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"We Are All Mozart"

A project to create
new works and change
the perception of the
music of our time.

Mantra Canon score pages Dennis

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Last night I was watching "The 4400" (I've been a science fiction reader and watcher since I was a kid) and I realized how terrible the music was. John Van Tongeren is the composer.

This is not an argument with Van Tongeren. I've composed only a little background music, mostly for local documentary videos, so I'm clearly not walking in his shoes. Maybe he had a bad day. "The 4400" is one of the sci-fi soap-operas -- like the retread of "Battlestar Galactica" -- that don't often catch my interest. They're more concerned with creating easily consumed, caricatured interpersonal relationships than actually applying much sci to the fi, existing in the lightweight tradition of goodguy/badguy/no-sci "Star Wars". (John Williams seems to have cribbed the entire main title of "Star Wars" from Erich Wolfgang Korngold's score to The Private Lives of Elizabeth and Essex. Really. Go listen. By the time you hit the Grand March, you'll wonder if that music was somehow imprinted on the then seven-year-old Williams.)

Back on topic. This is not an argument with Van Tongeren (or Williams). It is an argument with cheap music in general. Before this gets mixed up with the Cheap Art movement or the Fluxus days, or any other cyclic anti-high-art manifesto, I'll say what I mean: Cheap music is sound deliberately wrought for consuming and discarding. It has no levels of texture, it fills but does not satisfy, it has by itself almost no meaning, it does not suggest its context, and by and large its purpose is pleasuring.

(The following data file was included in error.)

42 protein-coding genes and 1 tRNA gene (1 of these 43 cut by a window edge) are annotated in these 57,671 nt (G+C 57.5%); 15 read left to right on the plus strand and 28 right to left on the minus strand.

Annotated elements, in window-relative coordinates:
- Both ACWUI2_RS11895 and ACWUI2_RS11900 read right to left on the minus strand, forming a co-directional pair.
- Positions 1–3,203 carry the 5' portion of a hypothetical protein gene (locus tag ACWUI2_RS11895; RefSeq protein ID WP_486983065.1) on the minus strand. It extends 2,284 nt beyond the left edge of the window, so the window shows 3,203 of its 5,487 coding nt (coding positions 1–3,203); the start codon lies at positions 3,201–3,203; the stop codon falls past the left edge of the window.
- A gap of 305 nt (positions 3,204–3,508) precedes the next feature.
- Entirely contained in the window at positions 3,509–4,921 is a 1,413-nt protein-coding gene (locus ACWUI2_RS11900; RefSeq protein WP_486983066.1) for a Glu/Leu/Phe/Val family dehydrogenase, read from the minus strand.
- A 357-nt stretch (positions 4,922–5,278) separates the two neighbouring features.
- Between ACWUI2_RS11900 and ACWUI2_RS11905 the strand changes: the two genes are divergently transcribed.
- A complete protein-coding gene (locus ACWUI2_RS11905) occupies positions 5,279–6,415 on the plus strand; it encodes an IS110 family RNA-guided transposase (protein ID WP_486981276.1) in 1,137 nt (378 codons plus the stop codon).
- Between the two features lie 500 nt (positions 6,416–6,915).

If you don't know what I mean, then we're in an existential headlock. And I'd rather drink lots more coffee than do that, ever.

There are two reasons cheap music concerns me right now. A composer recently wrote to remind me that "less is more." And there is a resurgence in the discomfiture with writing for audiences. (Really, I thought we'd outgrown that in the nonpop musical culture. What happened?)

At what point does our nonpop 'art' music fall over into the cheap? I think back to a conversation with a composer whose works I knew could be better, as previous works had been better. By better, I mean art that stops someone in their tracks and makes them think "!" or "?". Instead, this composer's recent music was tailored to pleasure the audience, and no more. Is it a bad thing? Does it cheapen the art? Is it somehow more art-like to do a Mahler, all angst, or a Stockhausen, all portentousness? How about strings of leitmotiven? Good? Cheap? What about the deliberate politics of Fred Ho or sexuality of David Del Tredici? Must art just be high concept?

Yes, it's confusing, and oh do I hate to lapse into ikiwihi ("I know it when I hear it").